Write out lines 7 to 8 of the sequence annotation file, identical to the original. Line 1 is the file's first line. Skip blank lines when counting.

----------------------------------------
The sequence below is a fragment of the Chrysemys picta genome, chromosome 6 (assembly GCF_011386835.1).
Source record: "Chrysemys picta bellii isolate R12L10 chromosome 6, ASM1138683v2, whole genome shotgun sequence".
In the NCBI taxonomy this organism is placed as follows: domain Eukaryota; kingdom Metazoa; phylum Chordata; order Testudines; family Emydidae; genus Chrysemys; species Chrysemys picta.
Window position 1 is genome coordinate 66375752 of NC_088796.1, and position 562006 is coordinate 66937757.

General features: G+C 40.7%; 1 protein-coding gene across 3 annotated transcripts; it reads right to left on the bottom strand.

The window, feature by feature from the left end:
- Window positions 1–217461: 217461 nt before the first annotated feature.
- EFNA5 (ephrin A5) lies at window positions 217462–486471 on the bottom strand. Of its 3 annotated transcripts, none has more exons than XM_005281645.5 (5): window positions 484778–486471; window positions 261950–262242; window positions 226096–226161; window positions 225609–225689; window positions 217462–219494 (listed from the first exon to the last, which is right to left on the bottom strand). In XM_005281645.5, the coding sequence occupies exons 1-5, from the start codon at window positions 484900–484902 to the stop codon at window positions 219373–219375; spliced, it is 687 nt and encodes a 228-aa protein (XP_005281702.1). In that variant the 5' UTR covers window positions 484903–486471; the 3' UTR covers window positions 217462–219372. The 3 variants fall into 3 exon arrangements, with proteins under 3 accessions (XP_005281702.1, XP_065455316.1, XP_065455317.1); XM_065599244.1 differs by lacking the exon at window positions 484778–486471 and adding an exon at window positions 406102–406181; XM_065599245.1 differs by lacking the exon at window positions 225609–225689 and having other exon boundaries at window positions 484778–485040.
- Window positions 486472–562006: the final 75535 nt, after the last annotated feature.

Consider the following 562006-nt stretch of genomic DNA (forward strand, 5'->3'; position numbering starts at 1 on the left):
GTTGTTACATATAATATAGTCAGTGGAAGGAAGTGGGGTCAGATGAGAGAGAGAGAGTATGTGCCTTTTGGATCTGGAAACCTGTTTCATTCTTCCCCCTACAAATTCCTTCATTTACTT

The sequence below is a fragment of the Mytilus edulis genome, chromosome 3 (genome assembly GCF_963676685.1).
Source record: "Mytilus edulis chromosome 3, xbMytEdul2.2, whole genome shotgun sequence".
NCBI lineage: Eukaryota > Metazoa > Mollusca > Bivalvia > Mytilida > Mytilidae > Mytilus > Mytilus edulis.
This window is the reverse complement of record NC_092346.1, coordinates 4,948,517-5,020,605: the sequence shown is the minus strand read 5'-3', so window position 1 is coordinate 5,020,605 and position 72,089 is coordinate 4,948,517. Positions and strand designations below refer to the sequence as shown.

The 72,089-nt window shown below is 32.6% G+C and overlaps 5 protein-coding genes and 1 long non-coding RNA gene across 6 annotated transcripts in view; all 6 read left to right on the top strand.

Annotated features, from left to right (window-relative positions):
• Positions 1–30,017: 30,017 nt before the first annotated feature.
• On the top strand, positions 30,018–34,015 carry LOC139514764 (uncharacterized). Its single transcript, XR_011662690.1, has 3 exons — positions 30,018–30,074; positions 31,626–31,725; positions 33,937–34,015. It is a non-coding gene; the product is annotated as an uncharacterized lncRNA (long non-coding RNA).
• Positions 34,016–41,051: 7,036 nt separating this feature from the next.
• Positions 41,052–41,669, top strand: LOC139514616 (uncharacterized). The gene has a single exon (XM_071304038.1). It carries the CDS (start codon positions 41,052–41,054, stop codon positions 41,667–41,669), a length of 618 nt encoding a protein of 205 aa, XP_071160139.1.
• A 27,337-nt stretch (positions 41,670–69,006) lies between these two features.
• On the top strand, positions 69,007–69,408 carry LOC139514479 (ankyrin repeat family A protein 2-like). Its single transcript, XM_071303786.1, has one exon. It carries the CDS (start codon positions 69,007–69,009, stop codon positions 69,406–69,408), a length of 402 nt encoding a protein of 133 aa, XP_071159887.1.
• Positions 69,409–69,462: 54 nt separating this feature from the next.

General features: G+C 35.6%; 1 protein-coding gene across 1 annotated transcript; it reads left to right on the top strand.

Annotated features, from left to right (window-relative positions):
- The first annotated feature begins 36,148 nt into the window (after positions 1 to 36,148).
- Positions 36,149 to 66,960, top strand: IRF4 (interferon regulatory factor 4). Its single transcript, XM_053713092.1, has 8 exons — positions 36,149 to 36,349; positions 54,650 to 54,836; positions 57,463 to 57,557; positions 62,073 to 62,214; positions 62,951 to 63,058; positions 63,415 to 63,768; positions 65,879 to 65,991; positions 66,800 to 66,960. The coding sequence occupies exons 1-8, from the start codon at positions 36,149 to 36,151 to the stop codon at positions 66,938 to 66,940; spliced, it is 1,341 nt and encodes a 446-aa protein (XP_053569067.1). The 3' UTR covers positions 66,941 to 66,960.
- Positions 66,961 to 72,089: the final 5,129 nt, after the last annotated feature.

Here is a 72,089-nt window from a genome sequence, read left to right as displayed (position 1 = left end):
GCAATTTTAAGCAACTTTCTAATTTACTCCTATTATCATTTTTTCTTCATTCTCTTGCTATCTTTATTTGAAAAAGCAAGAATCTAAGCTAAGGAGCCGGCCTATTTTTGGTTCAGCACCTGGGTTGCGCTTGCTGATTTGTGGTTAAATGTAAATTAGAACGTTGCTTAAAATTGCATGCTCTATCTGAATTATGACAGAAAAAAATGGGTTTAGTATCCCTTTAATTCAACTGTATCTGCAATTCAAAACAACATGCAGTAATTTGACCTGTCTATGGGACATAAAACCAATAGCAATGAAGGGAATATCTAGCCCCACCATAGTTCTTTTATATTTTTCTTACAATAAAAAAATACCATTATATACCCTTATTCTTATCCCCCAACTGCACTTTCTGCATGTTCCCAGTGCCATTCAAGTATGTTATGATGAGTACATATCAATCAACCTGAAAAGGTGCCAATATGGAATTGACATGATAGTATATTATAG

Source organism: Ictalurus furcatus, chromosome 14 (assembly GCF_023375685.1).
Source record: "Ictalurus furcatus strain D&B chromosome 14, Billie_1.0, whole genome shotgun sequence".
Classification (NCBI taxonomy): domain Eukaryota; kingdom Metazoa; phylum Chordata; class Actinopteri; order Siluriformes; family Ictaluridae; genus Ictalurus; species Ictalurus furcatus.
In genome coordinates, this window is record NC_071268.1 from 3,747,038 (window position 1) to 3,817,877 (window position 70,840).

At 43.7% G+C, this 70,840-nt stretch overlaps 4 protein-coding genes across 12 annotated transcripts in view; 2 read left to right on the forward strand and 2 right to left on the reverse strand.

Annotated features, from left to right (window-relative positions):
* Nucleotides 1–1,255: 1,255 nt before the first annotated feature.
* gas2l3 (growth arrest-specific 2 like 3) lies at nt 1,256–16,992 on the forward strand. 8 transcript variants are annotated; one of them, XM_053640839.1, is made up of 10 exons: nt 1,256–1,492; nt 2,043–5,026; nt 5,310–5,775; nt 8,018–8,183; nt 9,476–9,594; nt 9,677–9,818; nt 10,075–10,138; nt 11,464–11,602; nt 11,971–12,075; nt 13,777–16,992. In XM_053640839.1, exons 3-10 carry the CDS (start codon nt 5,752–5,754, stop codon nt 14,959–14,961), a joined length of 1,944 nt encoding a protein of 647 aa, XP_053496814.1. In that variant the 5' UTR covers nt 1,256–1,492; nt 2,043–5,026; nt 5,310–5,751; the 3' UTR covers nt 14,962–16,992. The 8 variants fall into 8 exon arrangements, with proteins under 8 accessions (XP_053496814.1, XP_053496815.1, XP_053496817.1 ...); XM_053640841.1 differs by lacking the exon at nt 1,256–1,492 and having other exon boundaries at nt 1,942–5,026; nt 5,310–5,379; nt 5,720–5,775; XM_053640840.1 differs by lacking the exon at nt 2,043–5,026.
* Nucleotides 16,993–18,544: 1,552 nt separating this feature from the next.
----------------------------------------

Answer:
- Window positions 1–217461: 217461 nt before the first annotated feature.
- EFNA5 (ephrin A5) lies at window positions 217462–486471 on the bottom strand. Of its 3 annotated transcripts, none has more exons than XM_005281645.5 (5): window positions 484778–486471; window positions 261950–262242; window positions 226096–226161; window positions 225609–225689; window positions 217462–219494 (listed from the first exon to the last, which is right to left on the bottom strand). In XM_005281645.5, the coding sequence occupies exons 1-5, from the start codon at window positions 484900–484902 to the stop codon at window positions 219373–219375; spliced, it is 687 nt and encodes a 228-aa protein (XP_005281702.1). In that variant the 5' UTR covers window positions 484903–486471; the 3' UTR covers window positions 217462–219372. The 3 variants fall into 3 exon arrangements, with proteins under 3 accessions (XP_005281702.1, XP_065455316.1, XP_065455317.1); XM_065599244.1 differs by lacking the exon at window positions 484778–486471 and adding an exon at window positions 406102–406181; XM_065599245.1 differs by lacking the exon at window positions 225609–225689 and having other exon boundaries at window positions 484778–485040.